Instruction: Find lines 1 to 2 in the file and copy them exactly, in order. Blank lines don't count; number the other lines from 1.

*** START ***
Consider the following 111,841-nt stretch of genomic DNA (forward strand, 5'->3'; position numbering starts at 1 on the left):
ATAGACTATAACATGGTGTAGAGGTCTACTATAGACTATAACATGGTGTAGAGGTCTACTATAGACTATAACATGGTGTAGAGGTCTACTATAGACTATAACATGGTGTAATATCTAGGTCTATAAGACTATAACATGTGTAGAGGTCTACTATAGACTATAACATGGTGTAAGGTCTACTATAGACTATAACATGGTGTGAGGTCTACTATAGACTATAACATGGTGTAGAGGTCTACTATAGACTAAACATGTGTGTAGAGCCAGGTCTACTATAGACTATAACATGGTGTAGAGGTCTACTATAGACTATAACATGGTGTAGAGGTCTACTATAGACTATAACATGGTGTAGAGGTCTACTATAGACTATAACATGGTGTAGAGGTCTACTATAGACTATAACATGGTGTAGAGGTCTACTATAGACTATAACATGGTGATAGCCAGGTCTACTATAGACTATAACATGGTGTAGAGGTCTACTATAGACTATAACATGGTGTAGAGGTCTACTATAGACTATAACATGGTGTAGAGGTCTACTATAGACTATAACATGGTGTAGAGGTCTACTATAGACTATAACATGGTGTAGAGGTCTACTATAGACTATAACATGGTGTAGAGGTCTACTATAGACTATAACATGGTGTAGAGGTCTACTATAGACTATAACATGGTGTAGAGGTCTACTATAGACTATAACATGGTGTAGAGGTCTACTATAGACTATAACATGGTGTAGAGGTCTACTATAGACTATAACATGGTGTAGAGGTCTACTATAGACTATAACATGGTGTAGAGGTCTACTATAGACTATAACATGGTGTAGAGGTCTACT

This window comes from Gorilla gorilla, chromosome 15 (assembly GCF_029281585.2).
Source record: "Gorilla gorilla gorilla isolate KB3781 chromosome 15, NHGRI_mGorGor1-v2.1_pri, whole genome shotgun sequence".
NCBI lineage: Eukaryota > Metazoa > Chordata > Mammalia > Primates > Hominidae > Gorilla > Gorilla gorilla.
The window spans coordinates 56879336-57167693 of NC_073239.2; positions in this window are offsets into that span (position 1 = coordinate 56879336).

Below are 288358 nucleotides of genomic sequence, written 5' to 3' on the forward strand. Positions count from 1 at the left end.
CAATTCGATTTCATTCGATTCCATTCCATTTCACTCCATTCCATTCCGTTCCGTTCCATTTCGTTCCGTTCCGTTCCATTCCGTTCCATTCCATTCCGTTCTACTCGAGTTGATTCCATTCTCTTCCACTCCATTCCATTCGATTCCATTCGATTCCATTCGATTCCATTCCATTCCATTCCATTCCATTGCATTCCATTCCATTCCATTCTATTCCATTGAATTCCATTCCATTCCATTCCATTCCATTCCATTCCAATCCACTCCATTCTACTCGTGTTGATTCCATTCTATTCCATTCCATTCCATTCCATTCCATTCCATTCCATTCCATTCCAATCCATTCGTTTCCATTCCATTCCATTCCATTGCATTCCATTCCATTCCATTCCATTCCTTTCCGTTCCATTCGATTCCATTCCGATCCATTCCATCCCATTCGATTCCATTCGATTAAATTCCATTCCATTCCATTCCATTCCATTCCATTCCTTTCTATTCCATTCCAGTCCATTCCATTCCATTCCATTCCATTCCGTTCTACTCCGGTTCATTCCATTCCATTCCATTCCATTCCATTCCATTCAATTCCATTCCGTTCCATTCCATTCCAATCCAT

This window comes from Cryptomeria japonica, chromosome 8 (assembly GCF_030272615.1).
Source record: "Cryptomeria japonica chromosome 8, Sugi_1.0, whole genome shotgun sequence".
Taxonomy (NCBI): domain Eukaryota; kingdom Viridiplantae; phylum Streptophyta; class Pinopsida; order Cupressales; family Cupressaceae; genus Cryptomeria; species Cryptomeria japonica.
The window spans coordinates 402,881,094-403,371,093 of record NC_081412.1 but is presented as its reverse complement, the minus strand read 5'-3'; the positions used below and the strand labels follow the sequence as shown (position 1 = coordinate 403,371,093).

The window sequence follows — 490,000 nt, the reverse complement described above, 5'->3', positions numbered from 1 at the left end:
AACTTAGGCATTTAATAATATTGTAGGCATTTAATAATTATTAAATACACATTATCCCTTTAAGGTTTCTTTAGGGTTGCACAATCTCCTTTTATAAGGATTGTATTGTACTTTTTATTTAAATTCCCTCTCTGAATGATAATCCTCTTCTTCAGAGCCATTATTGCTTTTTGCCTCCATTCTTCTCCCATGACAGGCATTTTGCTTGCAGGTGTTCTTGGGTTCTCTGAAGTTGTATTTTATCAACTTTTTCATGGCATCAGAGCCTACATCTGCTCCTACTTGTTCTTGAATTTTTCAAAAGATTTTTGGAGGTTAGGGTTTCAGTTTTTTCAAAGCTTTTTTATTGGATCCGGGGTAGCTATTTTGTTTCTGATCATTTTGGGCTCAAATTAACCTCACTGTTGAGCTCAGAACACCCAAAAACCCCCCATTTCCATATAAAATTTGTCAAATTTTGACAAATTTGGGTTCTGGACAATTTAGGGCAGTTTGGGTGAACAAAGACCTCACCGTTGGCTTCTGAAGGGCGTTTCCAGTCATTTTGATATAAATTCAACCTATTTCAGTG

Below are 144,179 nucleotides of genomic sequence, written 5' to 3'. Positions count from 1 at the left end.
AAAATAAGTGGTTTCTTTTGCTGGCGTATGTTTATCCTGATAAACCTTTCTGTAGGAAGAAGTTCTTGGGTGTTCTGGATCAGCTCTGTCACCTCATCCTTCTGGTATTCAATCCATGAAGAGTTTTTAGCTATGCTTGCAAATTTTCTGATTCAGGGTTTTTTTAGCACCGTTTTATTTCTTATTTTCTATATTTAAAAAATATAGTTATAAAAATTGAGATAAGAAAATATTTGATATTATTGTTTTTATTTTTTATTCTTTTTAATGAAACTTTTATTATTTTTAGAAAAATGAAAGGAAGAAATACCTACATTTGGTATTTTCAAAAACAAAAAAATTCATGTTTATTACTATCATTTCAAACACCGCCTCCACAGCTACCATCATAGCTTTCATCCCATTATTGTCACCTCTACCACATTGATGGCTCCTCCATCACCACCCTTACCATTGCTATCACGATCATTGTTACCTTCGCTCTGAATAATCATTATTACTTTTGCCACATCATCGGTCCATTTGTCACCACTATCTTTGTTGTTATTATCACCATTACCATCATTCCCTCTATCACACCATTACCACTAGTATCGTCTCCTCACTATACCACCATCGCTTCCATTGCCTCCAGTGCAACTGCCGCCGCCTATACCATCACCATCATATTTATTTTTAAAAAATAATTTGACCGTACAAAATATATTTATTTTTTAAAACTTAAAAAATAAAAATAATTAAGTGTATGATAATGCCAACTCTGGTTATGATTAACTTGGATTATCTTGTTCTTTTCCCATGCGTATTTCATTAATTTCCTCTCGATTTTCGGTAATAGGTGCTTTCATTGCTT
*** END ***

Consider the following 111,841-nt stretch of genomic DNA (forward strand, 5'->3'; position numbering starts at 1 on the left):
ATAGACTATAACATGGTGTAGAGGTCTACTATAGACTATAACATGGTGTAGAGGTCTACTATAGACTATAACATGGTGTAGAGGTCTACTATAGACTATAACATGGTGTAATATCTAGGTCTATAAGACTATAACATGTGTAGAGGTCTACTATAGACTATAACATGGTGTAAGGTCTACTATAGACTATAACATGGTGTGAGGTCTACTATAGACTATAACATGGTGTAGAGGTCTACTATAGACTAAACATGTGTGTAGAGCCAGGTCTACTATAGACTATAACATGGTGTAGAGGTCTACTATAGACTATAACATGGTGTAGAGGTCTACTATAGACTATAACATGGTGTAGAGGTCTACTATAGACTATAACATGGTGTAGAGGTCTACTATAGACTATAACATGGTGTAGAGGTCTACTATAGACTATAACATGGTGATAGCCAGGTCTACTATAGACTATAACATGGTGTAGAGGTCTACTATAGACTATAACATGGTGTAGAGGTCTACTATAGACTATAACATGGTGTAGAGGTCTACTATAGACTATAACATGGTGTAGAGGTCTACTATAGACTATAACATGGTGTAGAGGTCTACTATAGACTATAACATGGTGTAGAGGTCTACTATAGACTATAACATGGTGTAGAGGTCTACTATAGACTATAACATGGTGTAGAGGTCTACTATAGACTATAACATGGTGTAGAGGTCTACTATAGACTATAACATGGTGTAGAGGTCTACTATAGACTATAACATGGTGTAGAGGTCTACTATAGACTATAACATGGTGTAGAGGTCTACTATAGACTATAACATGGTGTAGAGGTCTACT